A number of ethnic minority groups, including pupils of Chinese, Indian, Irish and Bangladeshi ethnicity, outperformed White British pupils (but not White Gypsy and Roma pupils, who had the lowest attainment levels of all). 

4. Most people feel part of a community

Despite the talk of a divided society, in 2015-16, 89 per cent of people thought their community was cohesive, according to the Community Life Survey, and agreed their local area is a place where people from different backgrounds get on well together. This feeling of cohesiveness is actually higher than in 2003, at the height of New Labour multiculturalism, when the figure stood at 80 per cent. 

5. Muslims are sticklers for the law

Much of the Casey Report dealt with the divisions between British Muslims and other communities, on matters of culture, religious extremism and equality. It also looked at the Islamophobia and discrimination Muslims face in the UK. 

However, while the cultural and ideological clashes may be real, a ComRes/BBC poll in 2015 found that 95 per cent of British Muslims felt loyal to Britain and 93 per cent believed Muslims in Britain should always obey British laws. 

6. Employment prospects are improving

The Casey Review rightly notes the discrimination faced by jobseekers, such as study which found CVs with white-sounding names had a better rate of reply. Brits from Black, Pakistani or Bangladeshi backgrounds are more likely to be unemployed than Whites.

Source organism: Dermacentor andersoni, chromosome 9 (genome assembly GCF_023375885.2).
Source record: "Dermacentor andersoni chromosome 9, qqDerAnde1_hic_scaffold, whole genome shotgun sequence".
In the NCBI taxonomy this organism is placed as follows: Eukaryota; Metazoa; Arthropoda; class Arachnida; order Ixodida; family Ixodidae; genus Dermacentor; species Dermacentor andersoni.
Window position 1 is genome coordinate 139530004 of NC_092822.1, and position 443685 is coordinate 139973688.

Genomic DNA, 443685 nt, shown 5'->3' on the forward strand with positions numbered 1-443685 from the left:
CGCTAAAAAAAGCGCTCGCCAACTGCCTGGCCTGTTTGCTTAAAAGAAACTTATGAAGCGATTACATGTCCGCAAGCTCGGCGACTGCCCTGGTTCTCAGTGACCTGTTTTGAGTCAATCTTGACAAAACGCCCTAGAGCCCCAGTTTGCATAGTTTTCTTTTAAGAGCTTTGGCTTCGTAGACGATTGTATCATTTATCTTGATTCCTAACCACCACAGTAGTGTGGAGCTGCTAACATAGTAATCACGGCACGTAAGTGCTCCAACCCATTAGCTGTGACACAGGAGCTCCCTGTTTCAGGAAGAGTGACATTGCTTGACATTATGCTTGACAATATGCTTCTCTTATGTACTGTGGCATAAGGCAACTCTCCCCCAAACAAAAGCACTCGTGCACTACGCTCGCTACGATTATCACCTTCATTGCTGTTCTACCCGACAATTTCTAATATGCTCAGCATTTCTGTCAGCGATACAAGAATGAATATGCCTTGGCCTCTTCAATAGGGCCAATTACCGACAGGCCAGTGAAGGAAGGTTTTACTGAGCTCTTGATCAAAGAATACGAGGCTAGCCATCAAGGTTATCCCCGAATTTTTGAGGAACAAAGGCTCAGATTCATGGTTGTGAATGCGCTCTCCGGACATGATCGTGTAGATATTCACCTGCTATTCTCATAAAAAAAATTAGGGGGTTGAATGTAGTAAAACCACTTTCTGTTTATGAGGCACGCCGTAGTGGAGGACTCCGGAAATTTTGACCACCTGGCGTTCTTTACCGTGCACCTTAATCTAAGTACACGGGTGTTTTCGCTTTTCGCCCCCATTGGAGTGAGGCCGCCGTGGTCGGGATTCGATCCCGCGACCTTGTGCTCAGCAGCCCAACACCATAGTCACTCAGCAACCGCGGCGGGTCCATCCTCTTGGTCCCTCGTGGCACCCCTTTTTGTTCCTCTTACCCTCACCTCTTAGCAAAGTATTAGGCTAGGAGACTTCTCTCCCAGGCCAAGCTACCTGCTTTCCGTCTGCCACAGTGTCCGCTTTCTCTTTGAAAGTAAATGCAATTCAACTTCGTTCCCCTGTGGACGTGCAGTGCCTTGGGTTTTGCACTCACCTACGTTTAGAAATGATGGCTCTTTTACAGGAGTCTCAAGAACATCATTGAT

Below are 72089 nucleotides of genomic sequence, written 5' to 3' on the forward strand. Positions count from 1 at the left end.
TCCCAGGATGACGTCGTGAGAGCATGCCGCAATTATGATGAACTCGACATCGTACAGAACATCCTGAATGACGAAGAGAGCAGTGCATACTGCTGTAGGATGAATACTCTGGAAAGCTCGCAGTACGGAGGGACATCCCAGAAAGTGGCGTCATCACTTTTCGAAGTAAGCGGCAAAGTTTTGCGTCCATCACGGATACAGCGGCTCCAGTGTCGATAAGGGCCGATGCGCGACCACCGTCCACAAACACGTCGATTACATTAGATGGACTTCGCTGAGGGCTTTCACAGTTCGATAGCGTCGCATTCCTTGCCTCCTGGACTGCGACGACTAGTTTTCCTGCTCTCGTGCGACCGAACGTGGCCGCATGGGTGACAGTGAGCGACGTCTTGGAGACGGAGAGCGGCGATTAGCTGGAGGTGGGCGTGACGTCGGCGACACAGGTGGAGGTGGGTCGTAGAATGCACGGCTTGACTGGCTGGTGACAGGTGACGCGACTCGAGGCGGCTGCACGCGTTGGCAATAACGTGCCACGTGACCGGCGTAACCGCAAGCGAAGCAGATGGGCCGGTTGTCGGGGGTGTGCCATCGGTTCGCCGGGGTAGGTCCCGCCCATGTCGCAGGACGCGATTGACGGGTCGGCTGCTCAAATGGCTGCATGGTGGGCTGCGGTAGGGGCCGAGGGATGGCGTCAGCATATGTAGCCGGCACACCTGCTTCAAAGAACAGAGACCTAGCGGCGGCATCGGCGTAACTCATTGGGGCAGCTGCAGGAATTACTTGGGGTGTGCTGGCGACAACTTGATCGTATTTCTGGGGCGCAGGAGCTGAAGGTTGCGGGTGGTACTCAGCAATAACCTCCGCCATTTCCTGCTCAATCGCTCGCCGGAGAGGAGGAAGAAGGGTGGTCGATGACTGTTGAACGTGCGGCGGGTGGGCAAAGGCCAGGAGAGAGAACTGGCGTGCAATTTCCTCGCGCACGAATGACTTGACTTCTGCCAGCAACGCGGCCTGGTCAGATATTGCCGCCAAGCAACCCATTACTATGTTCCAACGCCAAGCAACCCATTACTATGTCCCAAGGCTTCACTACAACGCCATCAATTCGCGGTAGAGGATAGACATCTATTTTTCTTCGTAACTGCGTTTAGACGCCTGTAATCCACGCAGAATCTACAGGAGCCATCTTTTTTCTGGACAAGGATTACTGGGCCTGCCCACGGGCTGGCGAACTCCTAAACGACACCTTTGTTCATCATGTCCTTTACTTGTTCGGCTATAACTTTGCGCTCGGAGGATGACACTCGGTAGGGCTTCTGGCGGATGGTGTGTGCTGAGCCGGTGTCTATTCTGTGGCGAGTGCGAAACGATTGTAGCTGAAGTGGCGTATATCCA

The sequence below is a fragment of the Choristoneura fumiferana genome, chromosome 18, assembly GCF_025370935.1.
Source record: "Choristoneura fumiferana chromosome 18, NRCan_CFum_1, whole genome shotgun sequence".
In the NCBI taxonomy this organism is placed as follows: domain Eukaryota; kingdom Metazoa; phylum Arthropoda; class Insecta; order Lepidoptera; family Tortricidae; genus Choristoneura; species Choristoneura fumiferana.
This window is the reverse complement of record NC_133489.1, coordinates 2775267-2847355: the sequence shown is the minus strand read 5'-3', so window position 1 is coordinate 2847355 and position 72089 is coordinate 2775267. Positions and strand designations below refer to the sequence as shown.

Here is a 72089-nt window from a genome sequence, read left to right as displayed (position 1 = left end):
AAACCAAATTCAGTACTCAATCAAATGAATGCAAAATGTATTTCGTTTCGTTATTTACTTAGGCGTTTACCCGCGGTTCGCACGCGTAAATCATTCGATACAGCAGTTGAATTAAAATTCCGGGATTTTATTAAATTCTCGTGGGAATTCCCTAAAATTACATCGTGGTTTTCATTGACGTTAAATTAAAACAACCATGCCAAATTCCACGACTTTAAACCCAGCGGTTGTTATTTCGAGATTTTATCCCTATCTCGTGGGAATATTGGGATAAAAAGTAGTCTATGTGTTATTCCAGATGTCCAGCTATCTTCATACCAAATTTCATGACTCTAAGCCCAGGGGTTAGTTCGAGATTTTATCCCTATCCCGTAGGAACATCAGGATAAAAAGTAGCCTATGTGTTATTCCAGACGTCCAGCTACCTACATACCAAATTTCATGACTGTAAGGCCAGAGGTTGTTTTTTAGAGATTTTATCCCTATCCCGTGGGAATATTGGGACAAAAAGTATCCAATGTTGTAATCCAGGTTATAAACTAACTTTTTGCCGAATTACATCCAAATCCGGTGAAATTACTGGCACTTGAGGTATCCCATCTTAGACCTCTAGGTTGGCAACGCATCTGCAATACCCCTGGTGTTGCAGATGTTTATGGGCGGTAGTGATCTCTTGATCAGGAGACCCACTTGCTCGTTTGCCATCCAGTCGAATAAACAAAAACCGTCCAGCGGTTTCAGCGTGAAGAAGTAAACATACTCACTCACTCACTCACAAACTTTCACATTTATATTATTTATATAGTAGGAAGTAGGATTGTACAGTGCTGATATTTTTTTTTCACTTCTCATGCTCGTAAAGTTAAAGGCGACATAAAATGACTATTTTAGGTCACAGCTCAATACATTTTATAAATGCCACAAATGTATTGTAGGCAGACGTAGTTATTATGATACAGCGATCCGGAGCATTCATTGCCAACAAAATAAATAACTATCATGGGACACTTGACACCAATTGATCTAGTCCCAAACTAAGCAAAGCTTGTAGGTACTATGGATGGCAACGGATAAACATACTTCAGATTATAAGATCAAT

However, the employment gap between ethnic minorities and White Brits has narrowed over the last decade, from 15.6 per cent in 2004 to 12.8 per cent in 2015. 

In October 2015, public and private sector employers responsible for employing 1.8m people signed a pledge to operate recruitment on a “name blind” basis. 

7. Pretty much everyone understand this

According to the 2011 census, 91.6 per cent of adults in England and Wales had English as their main language. And 98.2 per cent of them could speak English. 

Since 2008-2009, most non-European migrants coming to the UK have to meet English requirements as part of the immigration process. 

8. Oh, and there’s a British Muslim Mayor ready to tackle integration head on

The Casey Review criticised British Asian community leaders in northern towns for preventing proper discussion of equality and in some cases preventing women from launching rival bids for a council seat.

But it also quoted Sadiq Khan, the Mayor of London, and a British Muslim. Khan criticised religious families that force children to adopt a certain lifestyle, and he concluded:

"There is no other city in the world where I would want to raise my daughters than London.

"They have rights, they have protection, the right to wear what they like, think what they like, to meet who they like, to study what they like, more than they would in any other country.”

 

Julia Rampen is the editor of The Staggers, The New Statesman's online rolling politics blog. She was previously deputy editor at Mirror Money Online and has worked as a financial journalist for several trade magazines.